Male: 20; Female: 19 inches
Brown, Orange or Black with white markings, roan, or spotting. Solid brown or black head.
Originating in the Northeastern part of the Netherlands in a province called Friesland, the Stabyhoun is a versatile breed that was used as both watchdog and hunter. They are quite rare, with only approximately 3500 known to be in existence today. Although this breed is prized by Dutch sportsmen, it has yet to gain popularity outside of the Netherlands.
The Stabyhoun is sturdily built and possesses great stamina and power. This breed is a member of the Sporting Group due to their abilities in pointing, hunting, retrieving, and agility. This is such a rare breed in the United States that the first litter was not recorded until 1994.
Stabyhoun's are a devoted and loyal companion that is excellent with children and other pets. They exhibit patience, are friendly with people they know, but are reserved with strangers. They are protective of their family, territory, and livestock, but are never vicious. This well-rounded breed makes a perfect companion, excellent watch, and avid hunting partner. The Stabyhoun is extremely affectionate and is slowly steadily gaining popularity in the United States for their pleasing personality.
The Stabyhoun breed is quite fastidious and does not require much grooming. Regular brushing will keep the coat from becoming tangled with thorough brushing being necessary during seasonal shedding. Bathing should only be done when absolutely necessary to avoid damaging the coat. The Stabyhoun is a healthy breed due to its rarity and carefully selected breedings.
The Stabyhoun breed's cooat is sleek and long over the body. The coat on the head is short, while the coat on the breeches and back of forelegs is bushy. There is feathering on the ears. The Stabyhoun sheds heavily twice a year.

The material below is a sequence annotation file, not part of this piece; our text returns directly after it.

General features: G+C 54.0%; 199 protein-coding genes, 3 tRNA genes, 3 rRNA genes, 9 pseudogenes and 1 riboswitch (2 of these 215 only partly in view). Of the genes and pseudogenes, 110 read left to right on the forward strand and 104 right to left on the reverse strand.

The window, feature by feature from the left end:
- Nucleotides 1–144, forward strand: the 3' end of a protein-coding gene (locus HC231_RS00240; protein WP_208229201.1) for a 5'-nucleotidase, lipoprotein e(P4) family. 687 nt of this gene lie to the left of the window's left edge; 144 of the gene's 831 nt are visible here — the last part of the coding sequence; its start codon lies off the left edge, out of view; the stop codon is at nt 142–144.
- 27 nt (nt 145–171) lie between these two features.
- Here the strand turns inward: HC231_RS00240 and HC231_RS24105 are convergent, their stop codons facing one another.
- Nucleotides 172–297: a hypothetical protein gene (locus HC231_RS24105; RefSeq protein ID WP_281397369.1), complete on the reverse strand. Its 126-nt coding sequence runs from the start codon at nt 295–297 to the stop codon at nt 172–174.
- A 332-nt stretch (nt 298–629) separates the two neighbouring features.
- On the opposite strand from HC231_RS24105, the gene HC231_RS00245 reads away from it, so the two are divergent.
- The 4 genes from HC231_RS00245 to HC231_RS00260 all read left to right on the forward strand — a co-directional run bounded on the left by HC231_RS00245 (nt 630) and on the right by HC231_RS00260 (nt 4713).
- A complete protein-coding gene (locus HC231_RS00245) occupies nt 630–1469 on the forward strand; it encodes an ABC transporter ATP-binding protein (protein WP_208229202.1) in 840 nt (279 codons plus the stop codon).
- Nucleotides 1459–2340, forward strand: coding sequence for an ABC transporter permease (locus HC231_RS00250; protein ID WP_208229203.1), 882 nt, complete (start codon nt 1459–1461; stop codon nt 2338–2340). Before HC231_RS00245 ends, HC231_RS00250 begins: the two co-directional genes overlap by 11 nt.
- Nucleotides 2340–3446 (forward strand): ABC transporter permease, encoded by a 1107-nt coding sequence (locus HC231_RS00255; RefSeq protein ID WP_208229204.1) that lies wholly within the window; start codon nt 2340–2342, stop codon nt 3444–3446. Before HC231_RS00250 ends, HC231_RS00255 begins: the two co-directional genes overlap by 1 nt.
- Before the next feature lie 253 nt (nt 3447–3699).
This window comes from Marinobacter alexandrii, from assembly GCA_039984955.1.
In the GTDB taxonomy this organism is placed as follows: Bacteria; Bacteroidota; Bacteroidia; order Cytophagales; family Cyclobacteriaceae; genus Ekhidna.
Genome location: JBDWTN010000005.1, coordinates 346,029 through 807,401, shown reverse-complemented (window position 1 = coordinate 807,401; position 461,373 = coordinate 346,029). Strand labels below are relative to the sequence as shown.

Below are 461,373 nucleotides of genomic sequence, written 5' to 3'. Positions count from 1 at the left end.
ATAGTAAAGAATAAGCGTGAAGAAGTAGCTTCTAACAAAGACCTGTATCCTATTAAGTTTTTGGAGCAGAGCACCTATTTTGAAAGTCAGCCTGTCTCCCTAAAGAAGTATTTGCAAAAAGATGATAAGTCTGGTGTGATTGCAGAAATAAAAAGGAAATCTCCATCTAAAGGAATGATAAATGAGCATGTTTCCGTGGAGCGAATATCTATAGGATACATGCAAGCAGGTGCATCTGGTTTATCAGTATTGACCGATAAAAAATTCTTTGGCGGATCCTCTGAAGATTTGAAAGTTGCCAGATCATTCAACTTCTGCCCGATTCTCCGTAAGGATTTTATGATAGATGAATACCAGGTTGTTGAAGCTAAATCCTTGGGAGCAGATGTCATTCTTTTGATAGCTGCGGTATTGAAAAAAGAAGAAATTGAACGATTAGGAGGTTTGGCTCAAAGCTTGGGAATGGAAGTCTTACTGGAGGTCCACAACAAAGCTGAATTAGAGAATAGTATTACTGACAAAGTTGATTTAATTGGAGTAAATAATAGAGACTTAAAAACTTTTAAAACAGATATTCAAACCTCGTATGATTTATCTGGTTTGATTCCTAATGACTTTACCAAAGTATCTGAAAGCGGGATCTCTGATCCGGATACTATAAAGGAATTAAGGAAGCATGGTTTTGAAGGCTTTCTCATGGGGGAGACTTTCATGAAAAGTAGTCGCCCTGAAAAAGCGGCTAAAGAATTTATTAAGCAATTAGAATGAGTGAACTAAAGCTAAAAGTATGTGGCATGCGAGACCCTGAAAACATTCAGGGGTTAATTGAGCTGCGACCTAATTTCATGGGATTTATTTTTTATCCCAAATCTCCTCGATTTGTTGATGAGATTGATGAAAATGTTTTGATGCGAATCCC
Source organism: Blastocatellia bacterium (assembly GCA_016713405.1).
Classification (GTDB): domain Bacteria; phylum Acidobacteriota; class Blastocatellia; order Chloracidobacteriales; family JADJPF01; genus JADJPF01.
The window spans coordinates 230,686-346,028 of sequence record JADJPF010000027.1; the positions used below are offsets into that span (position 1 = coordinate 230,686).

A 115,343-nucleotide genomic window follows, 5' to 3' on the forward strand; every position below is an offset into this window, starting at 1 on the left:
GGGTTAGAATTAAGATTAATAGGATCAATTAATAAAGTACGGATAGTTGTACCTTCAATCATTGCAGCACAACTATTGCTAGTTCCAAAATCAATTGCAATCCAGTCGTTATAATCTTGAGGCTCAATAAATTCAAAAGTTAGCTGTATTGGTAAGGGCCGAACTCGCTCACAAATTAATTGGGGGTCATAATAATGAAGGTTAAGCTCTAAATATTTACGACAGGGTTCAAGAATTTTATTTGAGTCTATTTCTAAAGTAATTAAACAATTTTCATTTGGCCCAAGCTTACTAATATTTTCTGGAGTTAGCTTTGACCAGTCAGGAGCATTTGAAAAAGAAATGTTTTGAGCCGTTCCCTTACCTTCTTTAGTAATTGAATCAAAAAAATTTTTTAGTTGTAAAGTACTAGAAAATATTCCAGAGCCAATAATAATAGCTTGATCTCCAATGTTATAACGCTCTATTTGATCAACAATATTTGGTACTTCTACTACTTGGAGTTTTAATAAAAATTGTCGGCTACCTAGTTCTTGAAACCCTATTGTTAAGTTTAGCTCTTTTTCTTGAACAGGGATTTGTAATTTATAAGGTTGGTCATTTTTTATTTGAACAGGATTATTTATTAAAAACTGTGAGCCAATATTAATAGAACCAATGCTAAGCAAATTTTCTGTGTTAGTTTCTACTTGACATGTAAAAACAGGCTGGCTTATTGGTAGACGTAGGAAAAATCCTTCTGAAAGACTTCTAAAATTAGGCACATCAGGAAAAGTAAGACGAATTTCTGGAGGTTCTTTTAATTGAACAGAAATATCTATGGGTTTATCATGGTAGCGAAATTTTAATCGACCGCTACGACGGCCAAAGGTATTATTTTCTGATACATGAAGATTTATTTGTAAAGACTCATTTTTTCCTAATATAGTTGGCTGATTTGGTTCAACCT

The Stabyhoun is intelligent and highly trainable. Training must be done with fairness, firmness, and consistency. The Stabyhoun excels in agility, triathlon, fly-ball, retrieving, hunting, pointing, and frisbee.
The Stabyhoun is not recommended for apartment living. They require a high level of exercise and thrive on having a job to do. They enjoy daily walks, playing in a large securely fenced yard, performing duties in a rural setting, or hunting.
Help reduce the number of Stabyhoun puppies in shelters by doing your due diligence. Many puppies are often purchased with little or no knowledge of what goes into parenting one. Uneducated decisions often leave the puppy in need of adoption and in the care of rescue groups. Bringing home a puppy into your family has many benefits but we first implore you to educate yourself. An informed decision will take into account the characteristics of the breed, your lifestyle, expected veterinary care, the demands and limitations of owning one, their activity requirements and levels of companionship required.
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